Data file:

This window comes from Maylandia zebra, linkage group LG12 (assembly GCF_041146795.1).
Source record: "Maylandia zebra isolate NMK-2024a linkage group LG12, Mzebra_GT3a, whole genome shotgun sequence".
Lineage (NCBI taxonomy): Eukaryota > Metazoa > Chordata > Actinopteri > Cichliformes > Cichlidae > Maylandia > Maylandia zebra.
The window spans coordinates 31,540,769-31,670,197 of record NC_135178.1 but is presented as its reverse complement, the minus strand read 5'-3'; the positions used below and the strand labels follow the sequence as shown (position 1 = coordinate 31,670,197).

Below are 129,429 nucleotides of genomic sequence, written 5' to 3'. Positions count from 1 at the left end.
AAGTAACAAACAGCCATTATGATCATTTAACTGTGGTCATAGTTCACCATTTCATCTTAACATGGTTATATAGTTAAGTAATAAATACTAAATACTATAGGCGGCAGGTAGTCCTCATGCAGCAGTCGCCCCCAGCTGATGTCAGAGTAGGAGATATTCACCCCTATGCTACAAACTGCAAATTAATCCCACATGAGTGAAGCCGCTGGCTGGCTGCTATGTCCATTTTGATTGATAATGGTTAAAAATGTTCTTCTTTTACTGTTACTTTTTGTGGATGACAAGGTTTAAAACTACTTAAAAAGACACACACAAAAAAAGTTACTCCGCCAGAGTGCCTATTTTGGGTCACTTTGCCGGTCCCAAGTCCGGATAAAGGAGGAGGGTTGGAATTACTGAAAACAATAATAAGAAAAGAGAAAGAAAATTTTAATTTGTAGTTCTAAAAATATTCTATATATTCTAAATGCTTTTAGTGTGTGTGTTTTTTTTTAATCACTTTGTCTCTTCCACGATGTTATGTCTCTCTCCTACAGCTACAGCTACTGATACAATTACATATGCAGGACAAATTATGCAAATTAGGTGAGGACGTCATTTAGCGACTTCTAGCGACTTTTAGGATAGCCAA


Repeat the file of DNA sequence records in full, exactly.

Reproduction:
This window comes from Maylandia zebra, linkage group LG12 (assembly GCF_041146795.1).
Source record: "Maylandia zebra isolate NMK-2024a linkage group LG12, Mzebra_GT3a, whole genome shotgun sequence".
Lineage (NCBI taxonomy): Eukaryota > Metazoa > Chordata > Actinopteri > Cichliformes > Cichlidae > Maylandia > Maylandia zebra.
The window spans coordinates 31,540,769-31,670,197 of record NC_135178.1 but is presented as its reverse complement, the minus strand read 5'-3'; the positions used below and the strand labels follow the sequence as shown (position 1 = coordinate 31,670,197).

Below are 129,429 nucleotides of genomic sequence, written 5' to 3'. Positions count from 1 at the left end.
AAGTAACAAACAGCCATTATGATCATTTAACTGTGGTCATAGTTCACCATTTCATCTTAACATGGTTATATAGTTAAGTAATAAATACTAAATACTATAGGCGGCAGGTAGTCCTCATGCAGCAGTCGCCCCCAGCTGATGTCAGAGTAGGAGATATTCACCCCTATGCTACAAACTGCAAATTAATCCCACATGAGTGAAGCCGCTGGCTGGCTGCTATGTCCATTTTGATTGATAATGGTTAAAAATGTTCTTCTTTTACTGTTACTTTTTGTGGATGACAAGGTTTAAAACTACTTAAAAAGACACACACAAAAAAAGTTACTCCGCCAGAGTGCCTATTTTGGGTCACTTTGCCGGTCCCAAGTCCGGATAAAGGAGGAGGGTTGGAATTACTGAAAACAATAATAAGAAAAGAGAAAGAAAATTTTAATTTGTAGTTCTAAAAATATTCTATATATTCTAAATGCTTTTAGTGTGTGTGTTTTTTTTTAATCACTTTGTCTCTTCCACGATGTTATGTCTCTCTCCTACAGCTACAGCTACTGATACAATTACATATGCAGGACAAATTATGCAAATTAGGTGAGGACGTCATTTAGCGACTTCTAGCGACTTTTAGGATAGCCAA